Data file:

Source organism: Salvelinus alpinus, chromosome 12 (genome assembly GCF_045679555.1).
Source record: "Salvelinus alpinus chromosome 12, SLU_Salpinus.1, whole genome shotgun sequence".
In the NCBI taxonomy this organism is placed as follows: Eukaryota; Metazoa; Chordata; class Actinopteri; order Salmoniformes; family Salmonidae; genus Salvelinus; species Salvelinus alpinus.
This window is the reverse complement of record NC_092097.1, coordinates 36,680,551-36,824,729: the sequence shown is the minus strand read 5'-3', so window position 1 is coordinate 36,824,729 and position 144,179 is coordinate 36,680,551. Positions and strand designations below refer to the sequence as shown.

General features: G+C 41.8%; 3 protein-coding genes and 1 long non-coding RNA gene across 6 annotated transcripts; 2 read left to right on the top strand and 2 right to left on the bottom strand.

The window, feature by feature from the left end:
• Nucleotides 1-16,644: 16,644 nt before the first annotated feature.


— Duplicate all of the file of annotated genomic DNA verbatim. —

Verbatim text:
Source organism: Salvelinus alpinus, chromosome 12 (genome assembly GCF_045679555.1).
Source record: "Salvelinus alpinus chromosome 12, SLU_Salpinus.1, whole genome shotgun sequence".
In the NCBI taxonomy this organism is placed as follows: Eukaryota; Metazoa; Chordata; class Actinopteri; order Salmoniformes; family Salmonidae; genus Salvelinus; species Salvelinus alpinus.
This window is the reverse complement of record NC_092097.1, coordinates 36,680,551-36,824,729: the sequence shown is the minus strand read 5'-3', so window position 1 is coordinate 36,824,729 and position 144,179 is coordinate 36,680,551. Positions and strand designations below refer to the sequence as shown.

General features: G+C 41.8%; 3 protein-coding genes and 1 long non-coding RNA gene across 6 annotated transcripts; 2 read left to right on the top strand and 2 right to left on the bottom strand.

The window, feature by feature from the left end:
• Nucleotides 1-16,644: 16,644 nt before the first annotated feature.